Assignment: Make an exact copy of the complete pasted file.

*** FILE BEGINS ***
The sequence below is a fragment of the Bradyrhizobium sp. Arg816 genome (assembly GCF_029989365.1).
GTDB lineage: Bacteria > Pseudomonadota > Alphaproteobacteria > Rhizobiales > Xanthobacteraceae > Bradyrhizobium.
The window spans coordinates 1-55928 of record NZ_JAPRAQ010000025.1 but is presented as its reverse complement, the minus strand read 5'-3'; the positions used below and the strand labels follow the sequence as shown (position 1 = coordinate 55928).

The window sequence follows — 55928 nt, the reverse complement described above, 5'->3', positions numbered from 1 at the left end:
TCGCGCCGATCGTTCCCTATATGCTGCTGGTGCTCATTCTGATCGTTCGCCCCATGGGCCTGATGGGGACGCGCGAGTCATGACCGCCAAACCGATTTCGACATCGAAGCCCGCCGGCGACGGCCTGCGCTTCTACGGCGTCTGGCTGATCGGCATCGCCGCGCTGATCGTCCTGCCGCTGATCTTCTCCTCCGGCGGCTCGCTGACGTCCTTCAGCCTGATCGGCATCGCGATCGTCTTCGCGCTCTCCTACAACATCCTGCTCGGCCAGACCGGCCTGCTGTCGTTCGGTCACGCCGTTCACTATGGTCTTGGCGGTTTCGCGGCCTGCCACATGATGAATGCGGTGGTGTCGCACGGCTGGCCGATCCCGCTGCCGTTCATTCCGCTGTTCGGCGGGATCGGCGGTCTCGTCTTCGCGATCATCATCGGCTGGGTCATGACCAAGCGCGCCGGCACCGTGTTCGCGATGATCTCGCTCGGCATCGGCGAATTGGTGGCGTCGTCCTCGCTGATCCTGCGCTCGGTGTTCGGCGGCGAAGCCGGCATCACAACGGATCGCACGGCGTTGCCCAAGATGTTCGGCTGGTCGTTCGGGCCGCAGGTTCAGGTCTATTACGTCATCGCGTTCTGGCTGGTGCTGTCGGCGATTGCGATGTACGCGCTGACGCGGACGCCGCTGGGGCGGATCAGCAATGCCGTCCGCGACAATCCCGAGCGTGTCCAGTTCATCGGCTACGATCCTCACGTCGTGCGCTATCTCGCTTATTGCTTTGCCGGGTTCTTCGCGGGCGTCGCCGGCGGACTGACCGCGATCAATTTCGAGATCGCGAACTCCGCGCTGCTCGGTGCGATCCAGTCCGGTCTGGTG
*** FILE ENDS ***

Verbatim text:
The sequence below is a fragment of the Bradyrhizobium sp. Arg816 genome (assembly GCF_029989365.1).
GTDB lineage: Bacteria > Pseudomonadota > Alphaproteobacteria > Rhizobiales > Xanthobacteraceae > Bradyrhizobium.
The window spans coordinates 1-55928 of record NZ_JAPRAQ010000025.1 but is presented as its reverse complement, the minus strand read 5'-3'; the positions used below and the strand labels follow the sequence as shown (position 1 = coordinate 55928).

The window sequence follows — 55928 nt, the reverse complement described above, 5'->3', positions numbered from 1 at the left end:
TCGCGCCGATCGTTCCCTATATGCTGCTGGTGCTCATTCTGATCGTTCGCCCCATGGGCCTGATGGGGACGCGCGAGTCATGACCGCCAAACCGATTTCGACATCGAAGCCCGCCGGCGACGGCCTGCGCTTCTACGGCGTCTGGCTGATCGGCATCGCCGCGCTGATCGTCCTGCCGCTGATCTTCTCCTCCGGCGGCTCGCTGACGTCCTTCAGCCTGATCGGCATCGCGATCGTCTTCGCGCTCTCCTACAACATCCTGCTCGGCCAGACCGGCCTGCTGTCGTTCGGTCACGCCGTTCACTATGGTCTTGGCGGTTTCGCGGCCTGCCACATGATGAATGCGGTGGTGTCGCACGGCTGGCCGATCCCGCTGCCGTTCATTCCGCTGTTCGGCGGGATCGGCGGTCTCGTCTTCGCGATCATCATCGGCTGGGTCATGACCAAGCGCGCCGGCACCGTGTTCGCGATGATCTCGCTCGGCATCGGCGAATTGGTGGCGTCGTCCTCGCTGATCCTGCGCTCGGTGTTCGGCGGCGAAGCCGGCATCACAACGGATCGCACGGCGTTGCCCAAGATGTTCGGCTGGTCGTTCGGGCCGCAGGTTCAGGTCTATTACGTCATCGCGTTCTGGCTGGTGCTGTCGGCGATTGCGATGTACGCGCTGACGCGGACGCCGCTGGGGCGGATCAGCAATGCCGTCCGCGACAATCCCGAGCGTGTCCAGTTCATCGGCTACGATCCTCACGTCGTGCGCTATCTCGCTTATTGCTTTGCCGGGTTCTTCGCGGGCGTCGCCGGCGGACTGACCGCGATCAATTTCGAGATCGCGAACTCCGCGCTGCTCGGTGCGATCCAGTCCGGTCTGGTG